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Celebrities and health: good, bad, and ugly – in the BMJ

Katie Couric, Kylie Minogue, Michael J. Fox, Christina Applegate, Suzanne Somers, Angelina Jolie, Gwyneth Paltrow.

Just a few of the celebrities who have publicly taken advocacy stances on behalf of certain health care ideas.

Following celebrities’ medical advice: meta-narrative analysis,” is a paper in the BMJ. It concludes:

“The influence of celebrity status is a deeply rooted process that can be harnessed for good or abused for harm. A better understanding of celebrity can empower health professionals to take this phenomenon seriously and use patient encounters to educate the public about sources of health information and their trustworthiness. Public health authorities can use these insights to implement regulations and restrictions on celebrity endorsements and design counter marketing initiatives—perhaps even partnering with celebrities—to discredit bogus medical advice while promoting evidence based practices.”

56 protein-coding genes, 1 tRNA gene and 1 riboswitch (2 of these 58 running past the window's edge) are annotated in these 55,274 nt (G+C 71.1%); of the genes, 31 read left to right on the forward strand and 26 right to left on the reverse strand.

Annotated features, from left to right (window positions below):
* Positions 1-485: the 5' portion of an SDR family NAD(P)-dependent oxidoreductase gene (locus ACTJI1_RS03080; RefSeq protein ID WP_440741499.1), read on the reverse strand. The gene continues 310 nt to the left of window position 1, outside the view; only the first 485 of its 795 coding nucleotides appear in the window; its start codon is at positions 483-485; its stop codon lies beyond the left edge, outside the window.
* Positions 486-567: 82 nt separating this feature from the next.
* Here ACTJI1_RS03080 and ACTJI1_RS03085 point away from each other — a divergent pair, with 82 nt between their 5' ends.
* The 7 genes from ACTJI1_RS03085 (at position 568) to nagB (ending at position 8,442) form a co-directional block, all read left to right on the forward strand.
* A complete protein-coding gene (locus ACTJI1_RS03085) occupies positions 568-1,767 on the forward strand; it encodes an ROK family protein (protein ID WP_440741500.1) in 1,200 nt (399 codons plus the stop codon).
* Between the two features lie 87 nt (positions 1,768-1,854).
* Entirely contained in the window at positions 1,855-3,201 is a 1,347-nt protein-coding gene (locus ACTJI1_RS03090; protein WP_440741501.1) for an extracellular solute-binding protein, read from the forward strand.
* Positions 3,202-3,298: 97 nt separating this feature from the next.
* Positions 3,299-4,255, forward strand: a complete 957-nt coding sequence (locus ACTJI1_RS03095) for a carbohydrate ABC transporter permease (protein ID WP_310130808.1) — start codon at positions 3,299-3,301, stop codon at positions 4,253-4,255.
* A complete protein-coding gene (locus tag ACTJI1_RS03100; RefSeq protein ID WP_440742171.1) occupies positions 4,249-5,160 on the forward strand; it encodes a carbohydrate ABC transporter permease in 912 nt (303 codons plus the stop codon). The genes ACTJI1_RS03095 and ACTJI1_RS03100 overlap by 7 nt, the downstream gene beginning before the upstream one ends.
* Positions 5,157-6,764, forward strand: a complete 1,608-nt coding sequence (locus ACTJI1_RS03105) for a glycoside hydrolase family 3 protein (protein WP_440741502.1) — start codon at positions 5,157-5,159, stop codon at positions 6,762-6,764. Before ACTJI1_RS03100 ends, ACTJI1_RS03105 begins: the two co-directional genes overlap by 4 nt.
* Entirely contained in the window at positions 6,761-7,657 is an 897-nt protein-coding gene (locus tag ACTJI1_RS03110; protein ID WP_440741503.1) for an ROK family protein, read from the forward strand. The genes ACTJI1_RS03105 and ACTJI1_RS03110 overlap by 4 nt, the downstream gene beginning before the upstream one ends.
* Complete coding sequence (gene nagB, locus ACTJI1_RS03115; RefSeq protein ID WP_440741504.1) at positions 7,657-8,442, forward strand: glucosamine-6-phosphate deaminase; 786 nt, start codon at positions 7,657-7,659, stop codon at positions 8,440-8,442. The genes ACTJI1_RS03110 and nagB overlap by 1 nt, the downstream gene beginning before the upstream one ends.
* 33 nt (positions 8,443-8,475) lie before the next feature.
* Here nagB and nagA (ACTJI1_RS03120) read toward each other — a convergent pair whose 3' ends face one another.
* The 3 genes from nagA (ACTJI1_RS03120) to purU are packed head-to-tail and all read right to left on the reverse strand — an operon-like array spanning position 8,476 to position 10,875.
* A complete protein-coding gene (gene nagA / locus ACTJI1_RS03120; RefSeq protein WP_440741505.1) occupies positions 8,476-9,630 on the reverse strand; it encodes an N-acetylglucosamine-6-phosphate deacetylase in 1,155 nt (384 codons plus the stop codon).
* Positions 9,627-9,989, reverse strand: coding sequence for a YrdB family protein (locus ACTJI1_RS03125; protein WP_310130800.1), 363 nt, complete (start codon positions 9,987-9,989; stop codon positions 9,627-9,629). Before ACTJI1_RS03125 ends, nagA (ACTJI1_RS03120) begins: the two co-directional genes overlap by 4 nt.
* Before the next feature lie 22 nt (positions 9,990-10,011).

The BMJ posted the following 12-minute video about this topic and this research.

 

In parallel, an opinion piece in the Los Angeles Times, “Katie Couric and the celebrity medicine syndrome,” is authored by one of the researchers, Steven J. Hoffman, and by science journalist Julia Belluz.  Excerpt:

“Celebrities have crept into our medicine cabinets and kitchens, influencing what pills we pop, tests we order and foods we fear. More often than not, their advice and products are dubious.”

The following are things we’ve written about celebrities and health issues in the past:

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